Public policy, gender equality and labour markets

Policy making in the Nordics is characterised by the welfare state and a culture of working together, from the cross-party parliamentary culture, to tripartite negotiations between the government, employers and employees, to gender inclusiveness in the workplace. Many of these aspects are seen as making up what is often referred to as the Nordic model. However, gender segregation within the workforce remains high and other complex paradoxes exist that must not be overlooked. This page seeks to provide articles on both the traditional view of the Nordics as well as research that deconstructs that view. New articles are added on a regular basis.


Nordic Council headquarters in Copenhagen. Photo: Yadid Levy/Norden.org (CC BY-NC-SA 4.0)

2019.02.25 | Article, Jenny Rood, Juliette Victor, Cooperation, Governance, Region-building

Nordic Council and Nordic Council of Ministers

Organisations exist to facilitate the discussion and coordination of policies in areas of joint interest to the Nordic countries. The Nordic Council fosters co-operation among parliamentarians from member nations and the Nordic Council of Ministers promotes cooperation among government officials. Without power to make laws, these bodies are…

Klosterfoss Kraftverk, hydropower plant in Skien, Norway. Hydropower provides almost all the electricity in Norway. Photo: Bitjungle, Wikimedia Commons. CC-BY-SA Creative Commons.

2019.02.25 | The Quick Read, Jenny Rood, Juliette Victor, Public policy

Hydroelectricity in the Nordic countries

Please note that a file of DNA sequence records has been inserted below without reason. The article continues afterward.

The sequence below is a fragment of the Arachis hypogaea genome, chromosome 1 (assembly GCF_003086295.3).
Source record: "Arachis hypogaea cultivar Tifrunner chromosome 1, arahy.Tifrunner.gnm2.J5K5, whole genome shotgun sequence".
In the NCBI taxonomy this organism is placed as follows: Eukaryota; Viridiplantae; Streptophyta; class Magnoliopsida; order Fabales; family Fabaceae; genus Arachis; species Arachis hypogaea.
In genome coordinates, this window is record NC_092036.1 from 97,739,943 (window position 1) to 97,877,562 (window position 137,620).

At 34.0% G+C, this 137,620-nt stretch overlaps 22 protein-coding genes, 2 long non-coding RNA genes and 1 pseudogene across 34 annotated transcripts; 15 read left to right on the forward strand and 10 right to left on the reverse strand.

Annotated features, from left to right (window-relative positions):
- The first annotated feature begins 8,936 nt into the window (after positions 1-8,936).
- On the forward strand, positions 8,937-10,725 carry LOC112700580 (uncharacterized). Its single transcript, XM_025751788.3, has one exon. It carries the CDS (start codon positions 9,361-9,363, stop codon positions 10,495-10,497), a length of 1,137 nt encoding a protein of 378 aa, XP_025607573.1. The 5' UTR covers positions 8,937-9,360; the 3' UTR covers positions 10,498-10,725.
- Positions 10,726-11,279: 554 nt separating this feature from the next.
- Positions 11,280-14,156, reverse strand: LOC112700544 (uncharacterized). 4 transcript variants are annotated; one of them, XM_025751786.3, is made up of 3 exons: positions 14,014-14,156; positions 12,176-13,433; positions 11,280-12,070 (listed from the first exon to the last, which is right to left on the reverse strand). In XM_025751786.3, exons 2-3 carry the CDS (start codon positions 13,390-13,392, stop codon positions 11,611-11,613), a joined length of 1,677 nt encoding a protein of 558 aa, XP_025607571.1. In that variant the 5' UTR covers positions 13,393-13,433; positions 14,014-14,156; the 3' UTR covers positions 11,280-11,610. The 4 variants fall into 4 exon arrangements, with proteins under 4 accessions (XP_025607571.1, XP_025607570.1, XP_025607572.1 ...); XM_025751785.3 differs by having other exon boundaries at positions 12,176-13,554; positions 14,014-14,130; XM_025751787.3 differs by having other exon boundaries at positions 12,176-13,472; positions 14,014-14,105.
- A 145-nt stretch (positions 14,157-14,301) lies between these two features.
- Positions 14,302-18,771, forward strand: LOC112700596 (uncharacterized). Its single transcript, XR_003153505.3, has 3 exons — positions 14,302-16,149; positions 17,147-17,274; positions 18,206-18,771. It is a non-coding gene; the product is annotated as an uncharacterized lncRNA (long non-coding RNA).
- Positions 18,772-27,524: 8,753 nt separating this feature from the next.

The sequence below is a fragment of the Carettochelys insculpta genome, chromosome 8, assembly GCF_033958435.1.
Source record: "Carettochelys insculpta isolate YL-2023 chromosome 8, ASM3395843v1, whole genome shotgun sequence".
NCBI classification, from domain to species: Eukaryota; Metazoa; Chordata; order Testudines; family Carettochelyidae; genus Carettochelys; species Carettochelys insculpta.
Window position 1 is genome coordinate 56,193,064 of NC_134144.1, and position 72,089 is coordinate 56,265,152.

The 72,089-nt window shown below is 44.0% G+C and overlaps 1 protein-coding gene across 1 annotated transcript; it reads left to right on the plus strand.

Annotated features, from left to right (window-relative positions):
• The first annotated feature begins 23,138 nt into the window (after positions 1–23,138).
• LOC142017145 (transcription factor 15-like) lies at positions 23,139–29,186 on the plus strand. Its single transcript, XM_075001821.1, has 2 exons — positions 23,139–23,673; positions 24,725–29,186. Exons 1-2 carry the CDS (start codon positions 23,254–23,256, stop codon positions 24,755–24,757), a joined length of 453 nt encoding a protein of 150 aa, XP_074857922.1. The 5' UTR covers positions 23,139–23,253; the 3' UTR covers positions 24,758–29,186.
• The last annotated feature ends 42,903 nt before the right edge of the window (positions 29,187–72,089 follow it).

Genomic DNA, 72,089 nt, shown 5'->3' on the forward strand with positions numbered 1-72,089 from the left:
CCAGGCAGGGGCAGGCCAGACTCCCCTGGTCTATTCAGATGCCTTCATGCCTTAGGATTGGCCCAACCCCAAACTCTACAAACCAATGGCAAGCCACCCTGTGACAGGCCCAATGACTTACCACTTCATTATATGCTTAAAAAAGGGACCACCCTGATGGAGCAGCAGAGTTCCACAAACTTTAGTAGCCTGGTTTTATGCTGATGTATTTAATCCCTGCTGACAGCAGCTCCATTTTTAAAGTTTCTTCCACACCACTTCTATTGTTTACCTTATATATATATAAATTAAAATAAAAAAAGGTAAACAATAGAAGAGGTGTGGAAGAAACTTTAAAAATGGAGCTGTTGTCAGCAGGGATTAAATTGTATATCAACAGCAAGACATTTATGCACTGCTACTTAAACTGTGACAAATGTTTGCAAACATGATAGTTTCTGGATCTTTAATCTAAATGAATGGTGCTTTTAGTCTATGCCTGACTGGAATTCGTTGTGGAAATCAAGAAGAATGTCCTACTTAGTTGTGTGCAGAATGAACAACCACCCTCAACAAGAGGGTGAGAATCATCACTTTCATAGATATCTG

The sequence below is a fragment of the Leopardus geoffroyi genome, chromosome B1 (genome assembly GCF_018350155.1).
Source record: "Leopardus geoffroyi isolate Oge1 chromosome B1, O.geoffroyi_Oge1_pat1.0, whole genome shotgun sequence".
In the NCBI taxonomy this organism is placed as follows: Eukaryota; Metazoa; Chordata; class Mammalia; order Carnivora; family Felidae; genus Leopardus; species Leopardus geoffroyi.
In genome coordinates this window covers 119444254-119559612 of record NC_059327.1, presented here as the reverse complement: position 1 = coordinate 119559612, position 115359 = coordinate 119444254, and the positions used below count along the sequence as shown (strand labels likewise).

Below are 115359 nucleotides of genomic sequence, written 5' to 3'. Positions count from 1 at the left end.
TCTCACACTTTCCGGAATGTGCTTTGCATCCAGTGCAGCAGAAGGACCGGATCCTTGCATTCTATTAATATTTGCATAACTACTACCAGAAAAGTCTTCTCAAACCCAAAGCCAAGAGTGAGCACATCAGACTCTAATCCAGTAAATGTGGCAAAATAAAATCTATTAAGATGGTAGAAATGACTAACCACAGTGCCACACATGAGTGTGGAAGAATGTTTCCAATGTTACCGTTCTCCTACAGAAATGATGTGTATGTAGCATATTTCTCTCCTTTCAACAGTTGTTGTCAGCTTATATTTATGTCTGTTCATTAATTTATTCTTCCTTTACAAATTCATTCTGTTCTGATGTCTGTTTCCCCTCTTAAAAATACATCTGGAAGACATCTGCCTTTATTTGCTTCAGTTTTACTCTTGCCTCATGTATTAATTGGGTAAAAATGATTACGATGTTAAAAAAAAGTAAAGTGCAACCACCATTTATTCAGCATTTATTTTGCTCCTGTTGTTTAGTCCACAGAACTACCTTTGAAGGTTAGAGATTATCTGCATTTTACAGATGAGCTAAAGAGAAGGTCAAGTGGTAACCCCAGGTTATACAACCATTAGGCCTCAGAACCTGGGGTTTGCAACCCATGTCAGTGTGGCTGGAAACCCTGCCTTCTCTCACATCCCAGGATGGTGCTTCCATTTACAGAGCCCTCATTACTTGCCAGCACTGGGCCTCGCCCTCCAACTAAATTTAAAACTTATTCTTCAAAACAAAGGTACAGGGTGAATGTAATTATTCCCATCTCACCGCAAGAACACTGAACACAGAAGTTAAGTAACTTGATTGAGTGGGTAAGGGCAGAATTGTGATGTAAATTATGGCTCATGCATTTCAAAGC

Hydroelectricity is a significant source of energy particularly in Norway and Iceland. While Greenland has invested in hydroelectricity since 1990, the establishment of new facilities has stagnated elsewhere in the Nordics due to concern about the environmental impact.

2019.02.25 | Article, Eric S. Einhorn, Economy

Overview of taxation in the Nordics

Tax policy is a core instrument of public policy in the Nordic countries. Whilst popular media often criticise the high taxes in Nordic countries, the public generally recognises that taxes provide necessary support to essential services. They know that to ‘slash’ taxes also means slashing healthcare, education, social security, and numerous other…

Historic government district of Tinganes in Tórshavn.

2019.02.25 | Article, Peter Thaler, Governance

Faroe Islands

The Faroe Islands (Føroyar) consist of 18 main islands situated halfway between Scotland and Iceland in the North Atlantic. Their combined landmass of 1399 square kilometres is as of 2018 populated by approximately 50,000 inhabitants, of whom more than one-third live in the capital of Tórshavn. While part of the realm of Denmark, the Faroe Islands…

Even though the Nordic countries have high levels of gender equality, the caring professions, such as working in daycare or with the elderly, are dominated by female workers.

2019.02.22 | Article, Astrid Elkjær Sørensen, Gender, Labour markets, Law

Gender segregation in the Nordic labour market

Since the 1960s the Nordic countries have been renowned for their high level of gender equality as they have amongst the world’s highest employment and education rates for women. At the same time the Nordic countries also have greater horizontal segregation by sex than the rest of the EU, that is, most women work in different occupations than most…